Reading is a cultural act. What we preserve in writing and pass on through reading is our cultural knowledge, whether it’s instructions on how to change a lightbulb or a lyric poem written in response to someone’s death. For more than half a millennium we have relied on printed books for transmission of culture, along with an ever-expanding cloud of printed ephemera.
In recent decades, our dissemination of written knowledge has expanded without the need for physical printing. But we’re still learning how to read the unprinted word; and the people who lay out pages for readers are just now figuring out how to present those words in an easy-to-read form. That form isn’t always the same as the ones developed for books, magazines, and other members of the print family.
As the late Bill Hill liked to say, “No one ever asked us to upgrade to Reading Version 2.0.” Bill Hill was the co-inventor, with Bert Keely, of ClearType, software developed at Microsoft (one of my former employers) to increase the apparent resolution of type, making letters onscreen appear sharper. “We tend to take reading for granted,” said Hill, “since we learn how to do it at about five years of age, and we continue to use the same basic technique for our whole lives.”
Read me a river
The mechanism of human reading hasn’t changed since we were puzzling out what shamans scratched onto tortoise shells or squinting at a bill of lading in cuneiform pressed into a clay tablet. Our eyes haven’t grown any bigger or shrunk any smaller, our arms still hold what we’re reading about the same distance from our eyes, and the size of the letters or other symbols that we’re comfortable reading for any length of time still falls within a narrow range.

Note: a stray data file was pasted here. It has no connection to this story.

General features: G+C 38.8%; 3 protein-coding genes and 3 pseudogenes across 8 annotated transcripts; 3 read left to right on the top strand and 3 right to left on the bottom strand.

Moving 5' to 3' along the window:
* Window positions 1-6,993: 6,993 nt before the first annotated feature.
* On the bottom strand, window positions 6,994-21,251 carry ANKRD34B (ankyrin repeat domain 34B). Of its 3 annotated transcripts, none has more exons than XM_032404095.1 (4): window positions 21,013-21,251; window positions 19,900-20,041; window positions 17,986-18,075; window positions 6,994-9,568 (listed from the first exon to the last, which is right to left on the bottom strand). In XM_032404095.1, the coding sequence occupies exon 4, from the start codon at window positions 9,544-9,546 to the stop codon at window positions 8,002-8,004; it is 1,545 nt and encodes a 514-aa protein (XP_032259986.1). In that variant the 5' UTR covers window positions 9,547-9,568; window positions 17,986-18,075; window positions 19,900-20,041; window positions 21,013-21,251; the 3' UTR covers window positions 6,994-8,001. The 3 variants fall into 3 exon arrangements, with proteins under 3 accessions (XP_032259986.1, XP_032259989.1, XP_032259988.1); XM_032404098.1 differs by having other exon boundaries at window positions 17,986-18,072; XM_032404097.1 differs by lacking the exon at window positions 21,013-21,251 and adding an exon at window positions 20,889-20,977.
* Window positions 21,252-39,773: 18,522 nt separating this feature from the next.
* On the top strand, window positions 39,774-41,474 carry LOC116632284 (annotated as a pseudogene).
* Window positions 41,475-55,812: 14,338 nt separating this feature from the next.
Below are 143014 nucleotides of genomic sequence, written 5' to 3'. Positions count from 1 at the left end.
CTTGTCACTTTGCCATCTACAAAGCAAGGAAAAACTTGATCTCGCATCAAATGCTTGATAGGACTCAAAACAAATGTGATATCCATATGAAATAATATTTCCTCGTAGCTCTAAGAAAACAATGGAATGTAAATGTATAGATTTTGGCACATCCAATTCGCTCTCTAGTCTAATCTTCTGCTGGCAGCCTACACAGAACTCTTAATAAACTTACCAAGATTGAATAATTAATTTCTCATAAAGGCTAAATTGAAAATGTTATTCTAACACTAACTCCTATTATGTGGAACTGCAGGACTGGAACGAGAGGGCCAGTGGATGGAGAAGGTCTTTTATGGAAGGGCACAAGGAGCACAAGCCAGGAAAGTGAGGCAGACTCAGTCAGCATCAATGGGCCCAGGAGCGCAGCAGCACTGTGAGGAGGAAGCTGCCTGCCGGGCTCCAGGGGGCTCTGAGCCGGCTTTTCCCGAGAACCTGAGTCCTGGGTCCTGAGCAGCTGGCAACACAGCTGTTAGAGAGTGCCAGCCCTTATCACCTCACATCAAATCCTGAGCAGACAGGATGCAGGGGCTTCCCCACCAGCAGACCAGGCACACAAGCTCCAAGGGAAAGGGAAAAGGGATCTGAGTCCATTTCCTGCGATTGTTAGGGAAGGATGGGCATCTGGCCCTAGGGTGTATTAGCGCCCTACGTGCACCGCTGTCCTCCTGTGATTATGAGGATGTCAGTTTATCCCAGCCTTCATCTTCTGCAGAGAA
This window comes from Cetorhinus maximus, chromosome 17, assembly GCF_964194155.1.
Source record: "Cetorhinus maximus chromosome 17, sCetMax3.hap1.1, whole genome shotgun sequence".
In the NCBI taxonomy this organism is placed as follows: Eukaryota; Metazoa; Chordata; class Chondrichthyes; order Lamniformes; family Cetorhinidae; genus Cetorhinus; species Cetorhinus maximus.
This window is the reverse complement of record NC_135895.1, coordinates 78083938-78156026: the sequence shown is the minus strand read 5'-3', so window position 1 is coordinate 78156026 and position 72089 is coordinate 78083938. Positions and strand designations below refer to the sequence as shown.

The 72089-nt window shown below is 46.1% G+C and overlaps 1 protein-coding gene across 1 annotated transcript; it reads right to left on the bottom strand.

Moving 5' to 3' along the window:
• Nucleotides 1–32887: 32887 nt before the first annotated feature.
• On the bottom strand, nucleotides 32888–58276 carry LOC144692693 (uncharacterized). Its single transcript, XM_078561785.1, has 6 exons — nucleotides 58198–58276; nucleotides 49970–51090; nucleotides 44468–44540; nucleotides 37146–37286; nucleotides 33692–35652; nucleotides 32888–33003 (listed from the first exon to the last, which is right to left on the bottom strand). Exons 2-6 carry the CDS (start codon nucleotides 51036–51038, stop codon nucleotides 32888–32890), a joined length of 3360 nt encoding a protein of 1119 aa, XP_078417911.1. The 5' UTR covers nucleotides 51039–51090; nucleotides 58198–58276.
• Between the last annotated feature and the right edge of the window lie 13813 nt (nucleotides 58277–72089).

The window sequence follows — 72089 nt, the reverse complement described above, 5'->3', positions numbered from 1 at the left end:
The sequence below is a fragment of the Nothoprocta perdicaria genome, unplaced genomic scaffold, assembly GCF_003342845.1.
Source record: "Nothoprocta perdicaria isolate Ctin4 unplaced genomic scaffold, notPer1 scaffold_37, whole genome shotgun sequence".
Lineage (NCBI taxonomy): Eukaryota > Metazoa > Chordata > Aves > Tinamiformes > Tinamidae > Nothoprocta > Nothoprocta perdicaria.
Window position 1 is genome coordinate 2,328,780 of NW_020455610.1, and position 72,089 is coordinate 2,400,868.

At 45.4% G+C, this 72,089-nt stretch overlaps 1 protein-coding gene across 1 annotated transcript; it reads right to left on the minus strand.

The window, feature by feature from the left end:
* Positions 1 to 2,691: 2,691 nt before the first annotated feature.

If you’re reading this on an iPhone or iPad, you see the result of a whole series of decisions about how to present these pages in iOS in an attractive and readable form. It’s a static page — scrollable, but otherwise unchanging, except that the lines break differently if you turn your device from a vertical position to a horizontal one. (Different choices were made for the Web, where there are more variables.)
The iOS app for The Magazine determines its articles’ typeface, set at a particular (but adjustable) size and with a particular amount of space between the lines. It also determines the margins around the text block, and all the other aspects of the appearance of the page.
But what is a page? In a printed book, that’s an easy question to answer: the page is one side of a sheet of paper. Or more precisely, the surface of one of the sheets of paper that, when they’re folded, trimmed, and bound, make up the book. The content of that page — text, titles, illustrations, captions, whatever — has to fit somehow onto that surface. The essence of a book is a lot of pages, bound together, with text sprawling across those pages in sequence, page after page.
The same can be true on a screen (any kind of screen, from a phone to a home cinema). Just as you’d lay out a page of text to fit on the printed page, you can lay out a screen “page” of text to fit on the screen. If your book is going to be read on several different kinds of devices, you can design the pages differently for each device (an iPad screen, for instance, versus a Nexus 7). But that’s still a static format: one page to one screen.
Another approach is to think of the screen as just a window onto a large page: you scroll up or down or right or left to see other parts of the page. We think of this as unique to computer screens, but in fact it reflects the way books were often composed before the format we’re used to — separate sheets bound down one side — became common. (That is called the codex format. Not to be confused with a software codec.) With an ancient scroll, the reader held the two rolls of the scroll, one in each hand, and read the page that was displayed in between. (Unlike what we see in mock-medieval movies when a proclamation is being read, book scrolls were held horizontally, not vertically.)